brushite


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brush·ite

(brŭsh'īt),
A naturally occurring acid calcium phosphate occasionally found in dental calculus and renal calculi.

brush·ite

(brŭsh'īt)
A naturally occurring acid calcium phosphate occasionally found in dental calculus and renal calculi.
References in periodicals archive ?
Phosphogypsum treated kaolin clay shows peaks pertaining to bassanite and brushite minerals along with kaolinite.
Lingeman, "Brushite stone disease as a consequence of lithotripsy?," Urological Research, vol.
Finding a relevant quantity of brushite in a stone is an important clinical observation due to the specific profile of patients forming brushite stones, that is, recurrent stone formers who had multiple previous ESWL and who may have converted from another stone composition [13, 20].
XRD analysis of the precipitate obtained by cyclic biomimetic mineralization indicated brushite formation as defined by the typical peak at 11.76 2[theta] (Figure 1).
They reported that supersaturation of urine with oxalate, uric acid, and brushite were the same for (G1) and (G3) and higher than (G2).
There are certain stone compositions, such as cystine, calcium oxalate monohydrate and brushite, that are more resistant to SWL and may be better served by ureteroscopic management.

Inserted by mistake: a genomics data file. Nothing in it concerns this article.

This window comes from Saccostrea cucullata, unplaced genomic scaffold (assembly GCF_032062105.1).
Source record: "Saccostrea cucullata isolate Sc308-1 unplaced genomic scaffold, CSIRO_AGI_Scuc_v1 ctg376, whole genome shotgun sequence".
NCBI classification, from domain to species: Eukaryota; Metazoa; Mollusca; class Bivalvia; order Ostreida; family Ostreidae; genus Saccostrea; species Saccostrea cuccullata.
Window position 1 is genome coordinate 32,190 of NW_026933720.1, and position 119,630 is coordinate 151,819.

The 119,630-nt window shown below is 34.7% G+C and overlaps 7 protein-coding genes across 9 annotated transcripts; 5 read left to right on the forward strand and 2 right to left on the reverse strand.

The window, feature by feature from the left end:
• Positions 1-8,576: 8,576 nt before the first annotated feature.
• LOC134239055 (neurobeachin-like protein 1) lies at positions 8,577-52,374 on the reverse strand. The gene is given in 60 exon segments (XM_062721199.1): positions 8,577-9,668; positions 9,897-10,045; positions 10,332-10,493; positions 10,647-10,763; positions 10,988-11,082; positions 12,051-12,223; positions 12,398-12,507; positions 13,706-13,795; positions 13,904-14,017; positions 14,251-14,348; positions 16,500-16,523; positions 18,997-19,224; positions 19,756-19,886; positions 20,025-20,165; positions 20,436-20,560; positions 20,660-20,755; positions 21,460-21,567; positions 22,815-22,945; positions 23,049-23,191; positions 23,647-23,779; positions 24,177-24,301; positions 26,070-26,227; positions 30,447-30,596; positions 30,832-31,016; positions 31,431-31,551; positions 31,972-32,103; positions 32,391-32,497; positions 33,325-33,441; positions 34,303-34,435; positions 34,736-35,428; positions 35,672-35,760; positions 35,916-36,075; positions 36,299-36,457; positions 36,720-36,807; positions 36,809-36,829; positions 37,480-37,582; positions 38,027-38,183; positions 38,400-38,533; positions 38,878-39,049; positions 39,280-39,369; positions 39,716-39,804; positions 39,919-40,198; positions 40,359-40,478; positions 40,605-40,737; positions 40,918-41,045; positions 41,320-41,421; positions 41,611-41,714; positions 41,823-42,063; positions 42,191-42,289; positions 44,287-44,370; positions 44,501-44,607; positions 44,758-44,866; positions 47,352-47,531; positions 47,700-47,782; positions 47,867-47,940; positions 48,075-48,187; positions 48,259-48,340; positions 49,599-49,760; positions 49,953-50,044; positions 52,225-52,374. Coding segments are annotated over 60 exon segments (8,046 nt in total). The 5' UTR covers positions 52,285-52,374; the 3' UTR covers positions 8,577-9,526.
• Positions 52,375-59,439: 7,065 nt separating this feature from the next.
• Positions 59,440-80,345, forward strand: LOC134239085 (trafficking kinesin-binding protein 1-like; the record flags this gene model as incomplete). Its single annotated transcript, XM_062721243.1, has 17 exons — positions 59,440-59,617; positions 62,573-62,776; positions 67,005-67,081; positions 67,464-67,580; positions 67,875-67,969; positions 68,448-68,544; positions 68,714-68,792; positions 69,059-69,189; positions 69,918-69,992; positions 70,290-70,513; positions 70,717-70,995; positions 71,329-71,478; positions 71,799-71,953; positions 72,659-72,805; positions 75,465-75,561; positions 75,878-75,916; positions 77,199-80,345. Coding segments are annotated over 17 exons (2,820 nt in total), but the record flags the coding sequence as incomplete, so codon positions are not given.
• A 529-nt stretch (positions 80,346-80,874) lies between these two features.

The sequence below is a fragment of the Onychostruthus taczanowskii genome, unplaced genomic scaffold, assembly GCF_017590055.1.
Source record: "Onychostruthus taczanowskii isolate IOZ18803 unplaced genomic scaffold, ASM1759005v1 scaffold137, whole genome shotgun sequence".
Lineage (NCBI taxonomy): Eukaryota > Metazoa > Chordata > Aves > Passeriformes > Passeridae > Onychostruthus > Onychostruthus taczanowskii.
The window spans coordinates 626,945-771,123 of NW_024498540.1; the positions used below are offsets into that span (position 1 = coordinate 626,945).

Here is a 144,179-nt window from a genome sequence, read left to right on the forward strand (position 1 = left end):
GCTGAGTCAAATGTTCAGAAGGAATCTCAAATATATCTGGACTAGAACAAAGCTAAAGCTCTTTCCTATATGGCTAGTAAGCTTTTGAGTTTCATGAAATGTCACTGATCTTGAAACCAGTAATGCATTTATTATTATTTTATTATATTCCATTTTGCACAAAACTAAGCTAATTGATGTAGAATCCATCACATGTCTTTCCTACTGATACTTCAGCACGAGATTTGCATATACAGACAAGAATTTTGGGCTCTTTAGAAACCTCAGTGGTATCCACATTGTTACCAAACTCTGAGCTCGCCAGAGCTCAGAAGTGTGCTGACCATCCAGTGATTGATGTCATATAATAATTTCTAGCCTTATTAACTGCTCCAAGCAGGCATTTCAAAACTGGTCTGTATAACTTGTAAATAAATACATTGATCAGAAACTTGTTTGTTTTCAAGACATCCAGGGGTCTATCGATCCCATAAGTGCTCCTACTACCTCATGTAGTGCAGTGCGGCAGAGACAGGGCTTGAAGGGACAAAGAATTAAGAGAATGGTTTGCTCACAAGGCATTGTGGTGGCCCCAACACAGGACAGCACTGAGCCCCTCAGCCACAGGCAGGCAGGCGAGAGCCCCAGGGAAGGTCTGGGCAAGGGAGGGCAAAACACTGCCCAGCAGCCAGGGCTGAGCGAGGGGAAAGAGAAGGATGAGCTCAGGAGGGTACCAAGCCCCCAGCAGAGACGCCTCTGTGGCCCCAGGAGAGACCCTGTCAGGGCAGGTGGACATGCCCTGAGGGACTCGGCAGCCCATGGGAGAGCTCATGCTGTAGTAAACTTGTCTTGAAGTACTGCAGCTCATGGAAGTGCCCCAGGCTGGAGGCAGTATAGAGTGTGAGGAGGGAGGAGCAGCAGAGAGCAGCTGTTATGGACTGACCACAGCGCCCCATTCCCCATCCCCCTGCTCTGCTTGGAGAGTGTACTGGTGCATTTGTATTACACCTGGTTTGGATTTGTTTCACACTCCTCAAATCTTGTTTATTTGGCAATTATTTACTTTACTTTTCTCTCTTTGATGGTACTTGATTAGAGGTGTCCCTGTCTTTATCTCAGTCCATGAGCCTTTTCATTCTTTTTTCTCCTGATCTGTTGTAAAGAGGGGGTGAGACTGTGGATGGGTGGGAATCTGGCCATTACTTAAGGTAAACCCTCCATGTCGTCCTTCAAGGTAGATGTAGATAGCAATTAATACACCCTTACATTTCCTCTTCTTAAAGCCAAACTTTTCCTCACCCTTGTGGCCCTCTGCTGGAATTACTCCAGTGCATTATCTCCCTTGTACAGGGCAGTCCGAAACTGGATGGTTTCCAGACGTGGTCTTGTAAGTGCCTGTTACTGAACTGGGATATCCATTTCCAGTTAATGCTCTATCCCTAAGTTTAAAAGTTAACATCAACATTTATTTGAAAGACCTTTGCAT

Urinary stones maybe composed of calcium oxalate monohydrate (COM, whewellite), calcium oxalate dihydrate (COD, weddellite), carbonate apatite (CA, dahllite), ammonium urate, magnesium ammonium phosphate (PAM, Struvite), calcium hydrogen phosphate dihydrate (brushite), uric acid (AU0 anhydrous form and AU2 dihydrate form, uricite) and its salts, cystine, xanthine, 2,8-dihydroxyadenine, and drugs [3].
(11) In addition, high-density stones, such as those containing brushite, may be relatively resistant to fragmentation with extracorporeal shock wave lithotripsy and may require more invasive intervention.
Characterization of brushite as a re-crystallization product formed during bacterial solubilization of hydroxyapatite in batch cultures.
(83,84) This electrochemical method is usually conducted in acidic calcium phosphate solutions and leads to the formation of brushite coatings which are subsequently converted into apatite by hydrothermal processing.
Principal minerals of rock crusts in the studied region are gypsum (CaS[O.sub.4]-2[H.sub.2]O) and locally developed goethite ([alpha]FeOOH), but various water-soluble salts were also encountered in subflorescences: potassium alum [[KAl(S[O.sub.4]).sub.2]x12[H.sub.2]O], tschermigite [N[H.sub.4]Al(S[O.sub.4] )2"12[H.sub.2]O] and brushite (CaHP[O.sub.4]x2[H.sub.2]O).
(29) Brushite (calcium monohydrogen phosphate) stones comprise about a quarter of calcium phosphate stones.